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Alice Ollstein

Alice Ollstein is a reporter at Talking Points Memo, covering national politics. She graduated from Oberlin College in 2010 and has been reporting in DC ever since, covering the Supreme Court, Congress and national elections for TV, radio, print, and online outlets. Her work has aired on Free Speech Radio News, All Things Considered, Channel News Asia, and Telesur, and her writing has been published by The Atlantic, La Opinión, and The Hill Rag. She was elected in 2016 as an at-large board member of the DC Chapter of the Society of Professional Journalists. Alice grew up in Santa Monica, California and began working for local newspapers in her early teens.

Articles by Alice

The top Democrats on an array of House and Senate committee that deal with health care have fired off a letter to Secretary of Health and Human Services Secretary Tom Price demanding a briefing before the end of the month on what the lawmakers call the Trump administration’s “ongoing efforts to undermine the Affordable Care Act.”

The letter cites several news investigations—including TPM’s report on HHS abandoning its partnerships with Latino, African American, youth, and women’s groups—and asks the department to immediately explain what it is doing to uphold and promote the Affordable Care Act as the open enrollment period approaches.

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The Congressional Hispanic Caucus on Thursday demanded an “urgent meeting” with the Department of Health and Human Services (HHS) about the Trump administration’s plan for outreach to Latino communities ahead of Obamacare’s open enrollment period this fall.

Six Latino lawmakers requested the meeting, writing in a letter that they were “alarmed” by an exclusive report from TPM that HHS had completely abandoned its collaboration with an array of Latino groups that in past years had been partners on education and promotion of the Affordable Care Act.

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A wave of Republican-controlled states are petitioning the Department of Health and Human Services (HHS) for permission to enact measures that will knock more people off Medicaid and the Trump administration has signaled they will give a green light to these efforts.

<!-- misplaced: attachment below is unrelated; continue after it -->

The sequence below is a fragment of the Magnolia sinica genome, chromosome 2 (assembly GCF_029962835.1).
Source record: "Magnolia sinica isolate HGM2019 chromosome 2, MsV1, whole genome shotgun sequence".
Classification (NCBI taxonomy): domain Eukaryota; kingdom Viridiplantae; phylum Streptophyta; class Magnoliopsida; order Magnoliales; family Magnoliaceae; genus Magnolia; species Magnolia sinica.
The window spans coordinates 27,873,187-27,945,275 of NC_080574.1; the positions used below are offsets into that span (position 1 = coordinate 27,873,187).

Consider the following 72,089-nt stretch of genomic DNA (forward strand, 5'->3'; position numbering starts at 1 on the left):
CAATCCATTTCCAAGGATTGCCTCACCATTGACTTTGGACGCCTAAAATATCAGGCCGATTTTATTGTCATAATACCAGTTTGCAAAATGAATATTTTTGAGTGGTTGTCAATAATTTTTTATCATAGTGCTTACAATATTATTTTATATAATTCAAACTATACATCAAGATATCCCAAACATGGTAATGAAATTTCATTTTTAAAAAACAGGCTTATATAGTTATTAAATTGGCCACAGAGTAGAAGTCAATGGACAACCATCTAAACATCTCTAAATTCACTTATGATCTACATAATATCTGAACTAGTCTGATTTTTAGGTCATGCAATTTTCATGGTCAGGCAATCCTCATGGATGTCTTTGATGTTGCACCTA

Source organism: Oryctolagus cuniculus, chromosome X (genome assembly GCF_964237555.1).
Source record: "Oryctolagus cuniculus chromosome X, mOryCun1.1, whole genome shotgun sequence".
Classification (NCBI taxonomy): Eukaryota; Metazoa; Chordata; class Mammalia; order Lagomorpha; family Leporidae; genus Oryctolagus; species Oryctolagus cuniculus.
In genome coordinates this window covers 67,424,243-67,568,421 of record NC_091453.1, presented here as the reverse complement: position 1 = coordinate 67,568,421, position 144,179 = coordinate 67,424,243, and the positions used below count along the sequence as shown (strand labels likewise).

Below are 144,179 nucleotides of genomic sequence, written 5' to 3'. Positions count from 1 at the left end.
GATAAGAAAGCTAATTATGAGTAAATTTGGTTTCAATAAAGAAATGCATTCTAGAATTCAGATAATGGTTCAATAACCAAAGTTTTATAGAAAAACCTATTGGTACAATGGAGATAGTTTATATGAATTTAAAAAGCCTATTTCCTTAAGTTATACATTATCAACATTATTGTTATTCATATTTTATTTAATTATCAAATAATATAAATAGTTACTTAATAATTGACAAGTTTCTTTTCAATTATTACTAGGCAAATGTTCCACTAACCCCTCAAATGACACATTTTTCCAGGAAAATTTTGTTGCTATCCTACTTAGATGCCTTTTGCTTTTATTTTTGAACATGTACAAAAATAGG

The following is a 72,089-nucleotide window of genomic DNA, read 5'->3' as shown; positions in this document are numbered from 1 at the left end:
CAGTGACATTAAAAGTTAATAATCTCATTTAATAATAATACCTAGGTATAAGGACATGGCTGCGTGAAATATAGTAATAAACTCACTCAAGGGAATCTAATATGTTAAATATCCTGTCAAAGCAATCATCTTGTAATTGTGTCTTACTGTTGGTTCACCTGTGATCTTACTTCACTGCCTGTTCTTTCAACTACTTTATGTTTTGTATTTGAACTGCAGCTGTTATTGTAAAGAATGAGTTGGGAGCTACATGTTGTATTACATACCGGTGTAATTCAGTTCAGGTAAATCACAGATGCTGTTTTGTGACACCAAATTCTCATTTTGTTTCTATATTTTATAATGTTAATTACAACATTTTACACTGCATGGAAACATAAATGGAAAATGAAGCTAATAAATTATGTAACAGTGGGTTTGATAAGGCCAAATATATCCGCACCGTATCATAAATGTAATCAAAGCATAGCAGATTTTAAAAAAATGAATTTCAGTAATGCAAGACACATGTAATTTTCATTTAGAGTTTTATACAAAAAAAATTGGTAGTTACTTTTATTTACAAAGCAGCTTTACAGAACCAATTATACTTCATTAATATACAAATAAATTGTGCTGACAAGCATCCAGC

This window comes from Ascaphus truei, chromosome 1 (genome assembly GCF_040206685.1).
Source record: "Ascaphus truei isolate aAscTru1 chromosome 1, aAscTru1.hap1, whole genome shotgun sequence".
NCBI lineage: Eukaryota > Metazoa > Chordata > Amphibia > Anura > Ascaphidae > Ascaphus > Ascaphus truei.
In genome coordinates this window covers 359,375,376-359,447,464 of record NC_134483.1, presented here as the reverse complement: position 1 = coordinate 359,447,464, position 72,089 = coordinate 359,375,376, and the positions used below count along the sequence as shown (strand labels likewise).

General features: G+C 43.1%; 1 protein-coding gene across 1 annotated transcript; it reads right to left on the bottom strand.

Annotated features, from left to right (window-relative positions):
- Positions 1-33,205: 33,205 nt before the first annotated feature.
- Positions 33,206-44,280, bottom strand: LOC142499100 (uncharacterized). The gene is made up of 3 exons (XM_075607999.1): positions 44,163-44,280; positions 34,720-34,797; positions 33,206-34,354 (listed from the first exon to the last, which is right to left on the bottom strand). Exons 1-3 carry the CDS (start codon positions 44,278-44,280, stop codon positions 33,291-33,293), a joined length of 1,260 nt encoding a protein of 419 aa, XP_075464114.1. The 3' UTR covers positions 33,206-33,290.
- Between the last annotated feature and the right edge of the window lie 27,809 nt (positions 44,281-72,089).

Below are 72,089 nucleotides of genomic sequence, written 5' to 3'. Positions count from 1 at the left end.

After the collapse of Obamacare repeal in Congress, which would have cut hundreds of billions of dollars and millions of people from Medicaid–the public health insurance program for the poor–red states and their allies in the Trump administration are preparing to use a powerful administrative tool as a backdoor route to that same goal.

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The non-partisan Congressional Budget Office released a report on Tuesday evaluating the potential impact of the Trump administration making good on a repeated threat to cut off Obamacare’s cost-sharing reduction (CSR) payments to insurers.

The CBO found that the move would cause premiums for people whose care is supported by the payments to climb 20 percent higher by 2018 and 25 percent higher by 2020. They also estimate that the move would increase the federal deficit by $194 billion dollars by 2026, and it would lead to 5 percent of the U.S. population having no access to a non-group insurer.

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The Department of Health and Human Services (HHS) continues to be coy about whether it will uphold or undermine the Affordable Care Act, as the first full open enrollment period of the Trump administration approaches.

In response to an investigation by TPM that revealed the administration has abandoned partnerships that were key to boosting enrollment in years past through outreach to women, young adults, Latinos and African Americans, a spokeswoman from HHS declined to commit to doing any outreach or promotion at all.

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A wide array of groups that partnered for several years with the Department of Health and Human Services (HHS) and the White House to promote open enrollment under the Affordable Care Act say this year has brought a deafening silence from the Trump administration, with no sign the partnerships will continue.

Both representatives of the former partner groups and former HHS officials say the relationships with gig economy companies, youth organizations, churches, women’s groups, and African American and Latino civil rights non-profits were critical to keeping Obamacare’s markets functioning, and their termination is a clear example of sabotage.

“The failure to invest in local assistance and these enrollment partnerships will reduce enrollment, increase costs and drive up the uninsured rate,” warned Andy Slavitt, former head of HHS’ Center for Medicare and Medicaid Services under President Obama. “Hopefully they will reconsider taking these destructive actions.”

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By early August in recent years, Luis Torres was in the midst of a health care blitz, meeting weekly with the Department of Health and Human Services (HHS) and the White House to prepare for the start of the Affordable Care Act’s open enrollment period on Nov. 1.

As the policy director for the League of United Latin American Citizens (LULAC), Torres was a key member of the Latino Affordable Care Act Coalition—a group of local and national organizations that since 2013 has worked with HHS and the White House to develop outreach and education campaigns specifically aimed at helping millions of Latinos sign up for health insurance.

But this year, Torres told TPM, that flurry of activity came to an abrupt halt.

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